1. Think about the color of the biscuits.  I made pumpkin biscuits, but you could easily use sweet potatoes or cheddar cheese or even beets or orange, to lend a lovely tint and flavor. Also think about adding fresh herbs or fruit or chocolate chips to add a bit of texture and additional color.Pumpkin Biscuits | Persnickety Biscuit
  2. Add some sort of spread, like the maple cinnamon butter I made to go with these. You could make a simple honey butter or get more fancy and use a strawberry butter, herb infused butter, or homemade jam.Maple Cinnamon Butter
  3. Carefully choose the containers. I decided it would be nice to have a baking dish that could go right into the oven for reheating, so I got some of these paper baking pans. They look elegant and are also practical. I could bake the biscuits and wrap them in place. I did find that the biscuits stuck to the bottom when I did a test run so I put a layer of parchment into the bottom. I also made a special trip to The Container Store (love that place!) for little containers for the butter.Pumpkin Biscuits | Persnickety Biscuit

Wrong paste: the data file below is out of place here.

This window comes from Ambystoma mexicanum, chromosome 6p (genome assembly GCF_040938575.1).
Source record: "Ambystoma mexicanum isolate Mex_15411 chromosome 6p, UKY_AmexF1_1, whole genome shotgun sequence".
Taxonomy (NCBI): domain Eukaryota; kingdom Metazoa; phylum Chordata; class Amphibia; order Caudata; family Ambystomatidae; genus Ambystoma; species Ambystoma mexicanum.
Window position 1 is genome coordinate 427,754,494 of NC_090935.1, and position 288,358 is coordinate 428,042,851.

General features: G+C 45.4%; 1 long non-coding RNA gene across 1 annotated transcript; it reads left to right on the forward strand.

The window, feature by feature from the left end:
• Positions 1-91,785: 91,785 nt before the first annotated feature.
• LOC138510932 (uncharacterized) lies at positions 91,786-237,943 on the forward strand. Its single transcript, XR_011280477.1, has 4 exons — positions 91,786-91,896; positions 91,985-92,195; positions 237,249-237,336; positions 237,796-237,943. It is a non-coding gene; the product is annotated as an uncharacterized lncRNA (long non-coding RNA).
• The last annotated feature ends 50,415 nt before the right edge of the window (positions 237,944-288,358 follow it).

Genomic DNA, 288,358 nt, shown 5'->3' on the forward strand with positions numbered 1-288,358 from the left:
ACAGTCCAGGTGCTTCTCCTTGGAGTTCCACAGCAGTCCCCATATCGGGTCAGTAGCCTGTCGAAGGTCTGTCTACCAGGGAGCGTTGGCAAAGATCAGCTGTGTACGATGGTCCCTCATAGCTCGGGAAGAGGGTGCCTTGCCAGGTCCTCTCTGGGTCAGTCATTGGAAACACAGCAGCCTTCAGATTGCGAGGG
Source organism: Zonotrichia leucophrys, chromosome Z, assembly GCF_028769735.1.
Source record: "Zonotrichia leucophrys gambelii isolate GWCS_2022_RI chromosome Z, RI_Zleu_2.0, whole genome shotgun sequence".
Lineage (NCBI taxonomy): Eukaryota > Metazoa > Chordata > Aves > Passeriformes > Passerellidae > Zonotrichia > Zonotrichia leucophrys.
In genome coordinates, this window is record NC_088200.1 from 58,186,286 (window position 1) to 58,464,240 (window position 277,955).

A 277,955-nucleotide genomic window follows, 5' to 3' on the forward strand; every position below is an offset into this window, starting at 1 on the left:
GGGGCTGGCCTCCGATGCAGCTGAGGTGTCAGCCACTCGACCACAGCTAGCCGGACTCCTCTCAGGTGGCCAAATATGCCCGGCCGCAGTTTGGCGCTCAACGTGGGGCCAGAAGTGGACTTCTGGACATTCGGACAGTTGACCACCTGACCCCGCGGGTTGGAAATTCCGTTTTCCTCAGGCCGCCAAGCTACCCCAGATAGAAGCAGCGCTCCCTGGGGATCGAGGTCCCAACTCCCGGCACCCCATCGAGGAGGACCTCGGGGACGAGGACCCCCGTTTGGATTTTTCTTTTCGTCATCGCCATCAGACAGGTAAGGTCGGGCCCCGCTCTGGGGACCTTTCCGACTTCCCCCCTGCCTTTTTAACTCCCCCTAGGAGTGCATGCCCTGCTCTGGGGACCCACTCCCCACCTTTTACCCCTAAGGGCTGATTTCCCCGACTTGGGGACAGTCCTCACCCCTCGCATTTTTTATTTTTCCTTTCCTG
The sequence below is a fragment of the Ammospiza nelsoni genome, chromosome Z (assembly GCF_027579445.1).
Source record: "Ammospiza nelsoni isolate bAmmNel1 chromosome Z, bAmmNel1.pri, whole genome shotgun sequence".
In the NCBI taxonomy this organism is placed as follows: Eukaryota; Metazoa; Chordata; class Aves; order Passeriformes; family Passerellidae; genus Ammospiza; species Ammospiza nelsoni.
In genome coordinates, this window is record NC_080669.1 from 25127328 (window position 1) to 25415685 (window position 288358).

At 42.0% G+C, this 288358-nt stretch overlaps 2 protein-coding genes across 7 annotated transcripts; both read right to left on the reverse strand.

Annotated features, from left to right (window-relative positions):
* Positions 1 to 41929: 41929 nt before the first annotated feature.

4. Go bold with tags, stickers, and wrap. The “tags” that I used were actually cardboard coasters that I found at Target. So festive and bright! I just made a hole in them and pasted the note onto the back. I also found some round stickers that I used on the containers of butter. That added to the color and graphics of the package. The wrap was large cellophane bags from Michael’s. The bags were big, but I think the extra wrap at the top looked really pretty, tied with a bit of ribbon.Pumpkin Biscuits for Christmas| Persnickety Biscuit